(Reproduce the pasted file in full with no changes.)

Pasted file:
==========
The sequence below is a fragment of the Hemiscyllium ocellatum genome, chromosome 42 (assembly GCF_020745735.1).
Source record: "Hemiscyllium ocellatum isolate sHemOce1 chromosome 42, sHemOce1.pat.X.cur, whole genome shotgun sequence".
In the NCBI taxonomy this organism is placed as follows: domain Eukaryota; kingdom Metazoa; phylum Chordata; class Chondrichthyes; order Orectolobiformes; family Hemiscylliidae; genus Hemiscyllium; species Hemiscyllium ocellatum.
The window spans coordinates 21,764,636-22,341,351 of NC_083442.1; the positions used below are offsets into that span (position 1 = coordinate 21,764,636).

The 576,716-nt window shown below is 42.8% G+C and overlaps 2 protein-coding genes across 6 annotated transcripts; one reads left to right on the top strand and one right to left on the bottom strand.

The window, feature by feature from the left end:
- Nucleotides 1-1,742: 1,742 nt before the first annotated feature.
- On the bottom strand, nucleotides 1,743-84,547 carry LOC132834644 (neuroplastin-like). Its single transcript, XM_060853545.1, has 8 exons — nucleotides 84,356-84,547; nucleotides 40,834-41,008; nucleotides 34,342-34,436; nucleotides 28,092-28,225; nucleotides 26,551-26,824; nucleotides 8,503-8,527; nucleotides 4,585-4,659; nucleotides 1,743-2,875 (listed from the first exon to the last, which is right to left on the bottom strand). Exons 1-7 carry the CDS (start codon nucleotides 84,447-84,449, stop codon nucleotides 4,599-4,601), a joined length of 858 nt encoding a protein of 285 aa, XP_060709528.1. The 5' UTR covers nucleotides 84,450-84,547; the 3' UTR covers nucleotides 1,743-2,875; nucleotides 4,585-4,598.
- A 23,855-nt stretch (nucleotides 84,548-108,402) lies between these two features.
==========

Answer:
The sequence below is a fragment of the Hemiscyllium ocellatum genome, chromosome 42 (assembly GCF_020745735.1).
Source record: "Hemiscyllium ocellatum isolate sHemOce1 chromosome 42, sHemOce1.pat.X.cur, whole genome shotgun sequence".
In the NCBI taxonomy this organism is placed as follows: domain Eukaryota; kingdom Metazoa; phylum Chordata; class Chondrichthyes; order Orectolobiformes; family Hemiscylliidae; genus Hemiscyllium; species Hemiscyllium ocellatum.
The window spans coordinates 21,764,636-22,341,351 of NC_083442.1; the positions used below are offsets into that span (position 1 = coordinate 21,764,636).

The 576,716-nt window shown below is 42.8% G+C and overlaps 2 protein-coding genes across 6 annotated transcripts; one reads left to right on the top strand and one right to left on the bottom strand.

The window, feature by feature from the left end:
- Nucleotides 1-1,742: 1,742 nt before the first annotated feature.
- On the bottom strand, nucleotides 1,743-84,547 carry LOC132834644 (neuroplastin-like). Its single transcript, XM_060853545.1, has 8 exons — nucleotides 84,356-84,547; nucleotides 40,834-41,008; nucleotides 34,342-34,436; nucleotides 28,092-28,225; nucleotides 26,551-26,824; nucleotides 8,503-8,527; nucleotides 4,585-4,659; nucleotides 1,743-2,875 (listed from the first exon to the last, which is right to left on the bottom strand). Exons 1-7 carry the CDS (start codon nucleotides 84,447-84,449, stop codon nucleotides 4,599-4,601), a joined length of 858 nt encoding a protein of 285 aa, XP_060709528.1. The 5' UTR covers nucleotides 84,450-84,547; the 3' UTR covers nucleotides 1,743-2,875; nucleotides 4,585-4,598.
- A 23,855-nt stretch (nucleotides 84,548-108,402) lies between these two features.